Metropolitan News-Enterprise


Wednesday, August 14, 2019


Page 3


Court of Appeal:

No Liability for ‘Wrongful Sex’ With Husband Of Plaintiff by Health Care Employee

Opinion Says Action Is Based on Heart Balm Torts Long Ago Abolished


By a MetNews Staff Writer


The First District Court of Appeal has affirmed a judgment of dismissal following the sustaining of a demurrer without leave to amend in an action by a woman whose husband went to a mental health facility for counseling and received treatment by an employee in the form of sexual relations.

The plaintiff, Tamuri Richardson, sued Bay Area Community Services and two of its directors, along with its employee—now former employee—Acintia Wright, alleging negligence and negligent infliction of emotional distress. She sued Wright for intentional infliction of emotional distress.

Justice Henry E. Needham Jr. of Div. Five wrote the unpublished opinion, filed Monday. While the husband might have a cause of action against Wright based on breaching her professional duties, Needham said, “she did not owe an independent duty of care” to the wife.

The jurist distanced himself from a 1989 opinion rendered by the division in which he now sits and embraced a 1993 decision of the Fourth District’s Div. Three.

1989 Decision

The 1989 ruling came in Richard H. v. Larry D. There, it was alleged that the plaintiff and his wife came to a psychiatrist for counseling; the doctor engaged in a sexual relationship with the wife; the husband sued the doctor and the facility for which he worked.

Justice  Zerne P. Haning III, now a mediator and arbitrator, wrote the opinion which reversed a judgment of dismissal. He declared that the action was not barred by Civil Code §43.5, enacted in 1939.

It provides, in part: “No cause of action arises for: [¶] (a) Alienation of affection. [¶] (b) Criminal conversation. [¶] (c) Seduction of a person over the age of legal consent.”

(It also bars a cause of action for “Breach of promise of marriage.”)

Purpose of Statute

Haning wrote:

“In recognition of changing social mores and standards of sexual morality, the Legislature enacted section 43.5 to shield innocent persons from the burden of defending fraudulent or meritless litigation. We do not think the statute was intended to lower the standard of care which psychiatrists owe their patients, nor to permit them to avoid liability for breach of their professional and fiduciary responsibilities, or commit fraud.”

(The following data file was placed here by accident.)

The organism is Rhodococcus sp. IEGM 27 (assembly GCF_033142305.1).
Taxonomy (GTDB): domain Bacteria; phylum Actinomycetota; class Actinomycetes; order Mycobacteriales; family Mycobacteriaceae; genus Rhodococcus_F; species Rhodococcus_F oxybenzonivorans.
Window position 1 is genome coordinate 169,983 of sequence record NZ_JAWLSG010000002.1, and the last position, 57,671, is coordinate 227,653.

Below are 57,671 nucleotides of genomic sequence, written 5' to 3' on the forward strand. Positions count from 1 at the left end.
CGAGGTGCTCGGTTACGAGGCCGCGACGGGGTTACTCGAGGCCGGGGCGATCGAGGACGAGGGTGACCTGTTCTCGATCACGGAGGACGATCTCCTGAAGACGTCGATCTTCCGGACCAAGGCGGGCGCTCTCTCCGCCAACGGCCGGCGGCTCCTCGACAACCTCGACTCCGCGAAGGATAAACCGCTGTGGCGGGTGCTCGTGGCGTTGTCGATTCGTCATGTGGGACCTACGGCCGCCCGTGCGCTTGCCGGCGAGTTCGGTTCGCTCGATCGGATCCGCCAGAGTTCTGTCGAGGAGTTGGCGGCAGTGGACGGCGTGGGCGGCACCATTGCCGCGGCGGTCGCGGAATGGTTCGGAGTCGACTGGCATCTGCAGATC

The opinion reinstated a cause of action against the health care facility, as well as the doctor, based on an “agency relationship” between the two defendants.

1993 Opinion

In his 1993 opinion in Smith v. Pust, Presiding Justice David Sills (now deceased) said:

“California abolished the torts of alienation of affection and criminal conversation (a euphemism for a third party’s sexual intercourse with an adulterous spouse) more than 50 years ago, so the complaint was framed as a medical malpractice action….

“The substance of the lawsuit is one for criminal conversation and alienation of affection, and the facts of this case cannot be shoehorned into causes of action for medical malpractice, negligence or intentional infliction of emotional distress.”

Needham’s Opinion

Needham said in Monday’s opinion:

“As in Smith, appellant’s causes of action, regardless of how they are framed, are for the now-defunct theories of alienation of affection and criminal conversation.”

Turning to Richard H. v. Larry D., he said it was “disapproved of” in John R. v. Oakland Unified School District, a 1989 California Supreme Court decision. In that case, the high court said that while a school district might be liable for its own negligence in connection with the sexual molestation of a junior high school student by his teacher, liability could not be based on respondeat superior.

Needham continued:

“To the extent the case remains good law, it is distinguishable from the one before us because appellant was not herself a patient of Community Services or [Wright], and the mental health issues for which [her husband] sought counseling had nothing to do with his marriage to appellant per se.”

The case is T.R. v. Bay Area Community Services, A153626.


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